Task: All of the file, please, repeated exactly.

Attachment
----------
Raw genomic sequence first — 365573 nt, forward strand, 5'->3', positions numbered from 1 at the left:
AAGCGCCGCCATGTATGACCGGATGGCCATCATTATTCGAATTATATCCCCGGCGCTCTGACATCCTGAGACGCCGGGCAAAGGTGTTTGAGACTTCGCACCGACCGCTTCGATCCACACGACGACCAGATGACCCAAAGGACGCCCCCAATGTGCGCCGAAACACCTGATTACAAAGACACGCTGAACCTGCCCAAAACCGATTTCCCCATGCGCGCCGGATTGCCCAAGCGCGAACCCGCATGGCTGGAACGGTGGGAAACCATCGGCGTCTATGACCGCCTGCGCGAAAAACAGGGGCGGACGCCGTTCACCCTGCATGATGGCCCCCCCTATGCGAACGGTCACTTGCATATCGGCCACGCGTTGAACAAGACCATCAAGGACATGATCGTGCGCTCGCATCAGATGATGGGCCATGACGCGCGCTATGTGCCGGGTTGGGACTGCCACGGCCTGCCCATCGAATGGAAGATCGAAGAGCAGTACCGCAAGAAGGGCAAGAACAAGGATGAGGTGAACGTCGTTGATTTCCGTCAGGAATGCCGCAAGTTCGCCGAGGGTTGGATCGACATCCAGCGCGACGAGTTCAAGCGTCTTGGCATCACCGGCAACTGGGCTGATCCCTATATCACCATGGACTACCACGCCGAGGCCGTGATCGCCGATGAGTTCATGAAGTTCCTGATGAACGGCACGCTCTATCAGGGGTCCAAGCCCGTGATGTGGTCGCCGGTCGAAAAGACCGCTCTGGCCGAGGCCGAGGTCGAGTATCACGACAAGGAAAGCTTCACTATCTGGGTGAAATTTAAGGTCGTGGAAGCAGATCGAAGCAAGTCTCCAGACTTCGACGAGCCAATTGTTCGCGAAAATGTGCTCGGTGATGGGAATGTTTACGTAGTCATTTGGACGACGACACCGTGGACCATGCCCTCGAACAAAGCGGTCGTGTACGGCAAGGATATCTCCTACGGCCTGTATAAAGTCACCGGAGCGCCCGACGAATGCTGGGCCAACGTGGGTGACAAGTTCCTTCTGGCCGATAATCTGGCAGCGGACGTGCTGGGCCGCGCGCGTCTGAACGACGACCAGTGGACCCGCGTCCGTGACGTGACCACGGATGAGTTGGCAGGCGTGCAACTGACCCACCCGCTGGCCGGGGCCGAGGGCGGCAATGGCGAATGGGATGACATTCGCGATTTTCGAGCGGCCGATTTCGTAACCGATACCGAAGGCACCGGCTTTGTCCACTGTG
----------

Raw genomic sequence first — 365573 nt, forward strand, 5'->3', positions numbered from 1 at the left:
AAGCGCCGCCATGTATGACCGGATGGCCATCATTATTCGAATTATATCCCCGGCGCTCTGACATCCTGAGACGCCGGGCAAAGGTGTTTGAGACTTCGCACCGACCGCTTCGATCCACACGACGACCAGATGACCCAAAGGACGCCCCCAATGTGCGCCGAAACACCTGATTACAAAGACACGCTGAACCTGCCCAAAACCGATTTCCCCATGCGCGCCGGATTGCCCAAGCGCGAACCCGCATGGCTGGAACGGTGGGAAACCATCGGCGTCTATGACCGCCTGCGCGAAAAACAGGGGCGGACGCCGTTCACCCTGCATGATGGCCCCCCCTATGCGAACGGTCACTTGCATATCGGCCACGCGTTGAACAAGACCATCAAGGACATGATCGTGCGCTCGCATCAGATGATGGGCCATGACGCGCGCTATGTGCCGGGTTGGGACTGCCACGGCCTGCCCATCGAATGGAAGATCGAAGAGCAGTACCGCAAGAAGGGCAAGAACAAGGATGAGGTGAACGTCGTTGATTTCCGTCAGGAATGCCGCAAGTTCGCCGAGGGTTGGATCGACATCCAGCGCGACGAGTTCAAGCGTCTTGGCATCACCGGCAACTGGGCTGATCCCTATATCACCATGGACTACCACGCCGAGGCCGTGATCGCCGATGAGTTCATGAAGTTCCTGATGAACGGCACGCTCTATCAGGGGTCCAAGCCCGTGATGTGGTCGCCGGTCGAAAAGACCGCTCTGGCCGAGGCCGAGGTCGAGTATCACGACAAGGAAAGCTTCACTATCTGGGTGAAATTTAAGGTCGTGGAAGCAGATCGAAGCAAGTCTCCAGACTTCGACGAGCCAATTGTTCGCGAAAATGTGCTCGGTGATGGGAATGTTTACGTAGTCATTTGGACGACGACACCGTGGACCATGCCCTCGAACAAAGCGGTCGTGTACGGCAAGGATATCTCCTACGGCCTGTATAAAGTCACCGGAGCGCCCGACGAATGCTGGGCCAACGTGGGTGACAAGTTCCTTCTGGCCGATAATCTGGCAGCGGACGTGCTGGGCCGCGCGCGTCTGAACGACGACCAGTGGACCCGCGTCCGTGACGTGACCACGGATGAGTTGGCAGGCGTGCAACTGACCCACCCGCTGGCCGGGGCCGAGGGCGGCAATGGCGAATGGGATGACATTCGCGATTTTCGAGCGGCCGATTTCGTAACCGATACCGAAGGCACCGGCTTTGTCCACTGTG